There’s a passage on p. 261 which I won’t retype here. What to say of David Foster Wallace’s writing? Only that among its contemporaries, it offers the most harrowing object lesson in the true costs of paying attention. Attention must be paid. Would that it didn’t hurt so.

Traver Kauffman:

DFW was a favorite of mine, and often I turned to his brilliant work to recalibrate my sense of challenging writing: the intelligent, the unexpected, the hilarious, the exasperating. Wallace’s stuff didn’t always work, but it was the real stuff.

All his intellectual knot-tying and blossoming footnotes and winking asides and plaintive fourth wall smashing seem to me to be in service of a ruthless yet open-hearted interrogation of, well, just about everything, and the loss of a writer who submits himself fully to such a rigorous pursuit is a terrible loss.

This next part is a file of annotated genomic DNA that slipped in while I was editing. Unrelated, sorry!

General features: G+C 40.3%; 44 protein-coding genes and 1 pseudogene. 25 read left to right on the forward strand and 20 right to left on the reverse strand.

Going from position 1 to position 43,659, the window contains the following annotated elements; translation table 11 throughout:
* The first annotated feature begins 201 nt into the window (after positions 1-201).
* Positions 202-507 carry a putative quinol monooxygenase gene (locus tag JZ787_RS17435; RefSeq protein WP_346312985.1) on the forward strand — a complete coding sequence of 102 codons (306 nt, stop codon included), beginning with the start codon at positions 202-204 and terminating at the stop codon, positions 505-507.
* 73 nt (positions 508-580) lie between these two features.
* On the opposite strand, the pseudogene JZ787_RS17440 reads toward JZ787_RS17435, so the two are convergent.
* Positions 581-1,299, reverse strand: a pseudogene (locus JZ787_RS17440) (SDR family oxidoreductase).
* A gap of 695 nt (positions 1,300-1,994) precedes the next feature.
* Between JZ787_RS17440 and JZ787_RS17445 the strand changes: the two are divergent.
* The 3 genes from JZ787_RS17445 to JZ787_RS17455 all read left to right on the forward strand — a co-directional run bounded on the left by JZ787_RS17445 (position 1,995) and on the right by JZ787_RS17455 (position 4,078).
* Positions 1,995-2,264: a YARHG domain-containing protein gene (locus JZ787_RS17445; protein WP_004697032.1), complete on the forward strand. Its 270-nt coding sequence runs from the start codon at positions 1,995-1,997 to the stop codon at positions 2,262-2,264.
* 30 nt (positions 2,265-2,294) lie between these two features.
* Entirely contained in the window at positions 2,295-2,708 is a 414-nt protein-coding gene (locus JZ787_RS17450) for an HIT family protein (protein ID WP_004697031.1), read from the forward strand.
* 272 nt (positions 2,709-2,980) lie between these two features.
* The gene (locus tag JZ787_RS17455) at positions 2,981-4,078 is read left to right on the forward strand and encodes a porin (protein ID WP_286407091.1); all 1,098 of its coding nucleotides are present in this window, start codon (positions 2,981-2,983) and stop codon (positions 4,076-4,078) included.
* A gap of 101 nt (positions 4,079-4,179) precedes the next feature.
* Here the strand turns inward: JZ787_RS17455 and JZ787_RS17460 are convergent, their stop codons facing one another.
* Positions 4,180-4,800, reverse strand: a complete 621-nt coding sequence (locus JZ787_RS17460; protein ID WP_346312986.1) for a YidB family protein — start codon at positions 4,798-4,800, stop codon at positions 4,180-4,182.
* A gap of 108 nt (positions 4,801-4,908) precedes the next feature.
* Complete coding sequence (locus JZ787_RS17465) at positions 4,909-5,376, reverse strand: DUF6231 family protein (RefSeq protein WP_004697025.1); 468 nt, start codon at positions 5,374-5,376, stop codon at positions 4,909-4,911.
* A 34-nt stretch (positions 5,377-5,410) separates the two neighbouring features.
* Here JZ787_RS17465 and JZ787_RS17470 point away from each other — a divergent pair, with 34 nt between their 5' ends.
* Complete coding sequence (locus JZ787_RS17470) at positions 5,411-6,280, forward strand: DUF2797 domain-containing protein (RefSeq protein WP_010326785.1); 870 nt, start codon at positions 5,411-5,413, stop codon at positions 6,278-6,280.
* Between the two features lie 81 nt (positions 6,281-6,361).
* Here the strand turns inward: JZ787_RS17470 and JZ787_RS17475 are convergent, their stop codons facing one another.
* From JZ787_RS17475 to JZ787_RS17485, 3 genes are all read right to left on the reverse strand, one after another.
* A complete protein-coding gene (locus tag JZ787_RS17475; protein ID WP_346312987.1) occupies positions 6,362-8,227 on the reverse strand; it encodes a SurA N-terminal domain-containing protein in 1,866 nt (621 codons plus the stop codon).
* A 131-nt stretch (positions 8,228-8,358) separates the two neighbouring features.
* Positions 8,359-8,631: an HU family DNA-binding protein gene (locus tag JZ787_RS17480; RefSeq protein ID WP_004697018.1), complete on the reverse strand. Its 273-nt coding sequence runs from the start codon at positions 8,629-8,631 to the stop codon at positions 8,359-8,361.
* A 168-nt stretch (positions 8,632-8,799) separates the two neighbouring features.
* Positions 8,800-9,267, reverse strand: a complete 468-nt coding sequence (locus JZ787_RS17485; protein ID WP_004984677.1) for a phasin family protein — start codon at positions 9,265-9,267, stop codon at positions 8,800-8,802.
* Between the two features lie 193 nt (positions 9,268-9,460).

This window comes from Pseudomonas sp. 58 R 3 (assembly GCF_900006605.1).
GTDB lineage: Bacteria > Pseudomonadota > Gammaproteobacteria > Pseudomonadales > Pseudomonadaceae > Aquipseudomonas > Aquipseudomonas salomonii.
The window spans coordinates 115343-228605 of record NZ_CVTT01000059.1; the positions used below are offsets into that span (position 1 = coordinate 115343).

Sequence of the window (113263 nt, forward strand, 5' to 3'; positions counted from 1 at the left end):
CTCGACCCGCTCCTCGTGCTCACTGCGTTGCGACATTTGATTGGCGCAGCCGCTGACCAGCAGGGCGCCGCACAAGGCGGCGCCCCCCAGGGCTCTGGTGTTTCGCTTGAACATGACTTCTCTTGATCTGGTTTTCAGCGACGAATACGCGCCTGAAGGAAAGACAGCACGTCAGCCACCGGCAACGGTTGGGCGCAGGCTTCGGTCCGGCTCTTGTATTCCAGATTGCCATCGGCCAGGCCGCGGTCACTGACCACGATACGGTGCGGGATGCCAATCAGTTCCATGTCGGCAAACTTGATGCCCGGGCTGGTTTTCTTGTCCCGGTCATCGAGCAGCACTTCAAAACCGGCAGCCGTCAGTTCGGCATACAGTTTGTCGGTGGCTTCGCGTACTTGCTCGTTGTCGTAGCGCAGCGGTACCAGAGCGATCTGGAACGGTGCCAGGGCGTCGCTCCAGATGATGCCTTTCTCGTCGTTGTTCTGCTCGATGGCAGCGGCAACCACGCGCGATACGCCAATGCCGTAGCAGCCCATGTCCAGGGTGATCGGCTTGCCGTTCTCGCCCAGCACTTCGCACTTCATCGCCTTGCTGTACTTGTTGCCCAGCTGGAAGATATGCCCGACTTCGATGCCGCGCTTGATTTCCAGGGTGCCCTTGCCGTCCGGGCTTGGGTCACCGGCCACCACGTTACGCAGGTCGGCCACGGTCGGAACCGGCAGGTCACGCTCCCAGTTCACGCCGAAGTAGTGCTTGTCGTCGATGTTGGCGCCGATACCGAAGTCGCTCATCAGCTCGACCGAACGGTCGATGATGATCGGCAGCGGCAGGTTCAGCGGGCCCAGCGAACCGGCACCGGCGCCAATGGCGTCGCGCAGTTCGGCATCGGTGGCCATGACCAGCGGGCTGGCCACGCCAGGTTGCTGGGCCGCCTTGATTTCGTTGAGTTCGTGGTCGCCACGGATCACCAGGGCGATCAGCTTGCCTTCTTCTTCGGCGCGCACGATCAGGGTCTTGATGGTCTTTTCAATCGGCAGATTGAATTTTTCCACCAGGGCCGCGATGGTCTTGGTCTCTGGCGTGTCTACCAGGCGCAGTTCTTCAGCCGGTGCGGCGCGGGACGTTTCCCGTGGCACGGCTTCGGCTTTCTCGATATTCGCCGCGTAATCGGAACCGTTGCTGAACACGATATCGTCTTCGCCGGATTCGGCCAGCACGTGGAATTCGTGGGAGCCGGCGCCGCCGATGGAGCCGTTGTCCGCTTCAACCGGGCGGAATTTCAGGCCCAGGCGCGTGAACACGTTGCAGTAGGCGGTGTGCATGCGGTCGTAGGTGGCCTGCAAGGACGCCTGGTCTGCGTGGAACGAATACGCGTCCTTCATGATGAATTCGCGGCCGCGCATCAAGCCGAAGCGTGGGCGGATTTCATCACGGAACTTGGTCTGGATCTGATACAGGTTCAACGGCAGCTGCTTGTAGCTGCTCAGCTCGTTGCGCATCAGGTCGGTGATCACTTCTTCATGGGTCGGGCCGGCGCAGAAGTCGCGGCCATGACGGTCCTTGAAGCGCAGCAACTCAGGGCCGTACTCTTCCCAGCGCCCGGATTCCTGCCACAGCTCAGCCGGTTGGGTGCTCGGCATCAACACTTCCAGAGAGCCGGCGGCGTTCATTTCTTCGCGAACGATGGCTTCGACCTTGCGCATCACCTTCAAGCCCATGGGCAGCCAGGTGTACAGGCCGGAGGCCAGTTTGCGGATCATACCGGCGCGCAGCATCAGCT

We have the all the words we are going to have from David Foster Wallace. And: No more words. But: No more words. So: No more words.

Roy Kesey:

The first story of David’s I ever read was that one Brief Interview that he had in the Paris Review maybe ten or eleven years ago. For me it was paradigm-altering, quietly fantabulous, in exactly the way that having a clay pot broken over your head would be fantabulous if instead of dirt it turned out to be full of cocaine and Slim Jims. Of course the story stayed with me for ages; my story, “Triangulation,” which ended up finding a home in Other Voices about seven years later, surely would never have existed without it. From then on I watched him unhealthily closely, and on the days when he truly set his brain loose, there was nobody better.

Porochista Khakpour:

The way I discovered you, Edward Champion, is because of a post you made in 2006 — I believe, “Operation DFW.” This was the first post of yours that I had ever read, a post in which, miracle of miracles, YOU became ME: a bumbling hands-wringing nervous schoolgirl at the shrine of, say, the only real writer on this planet.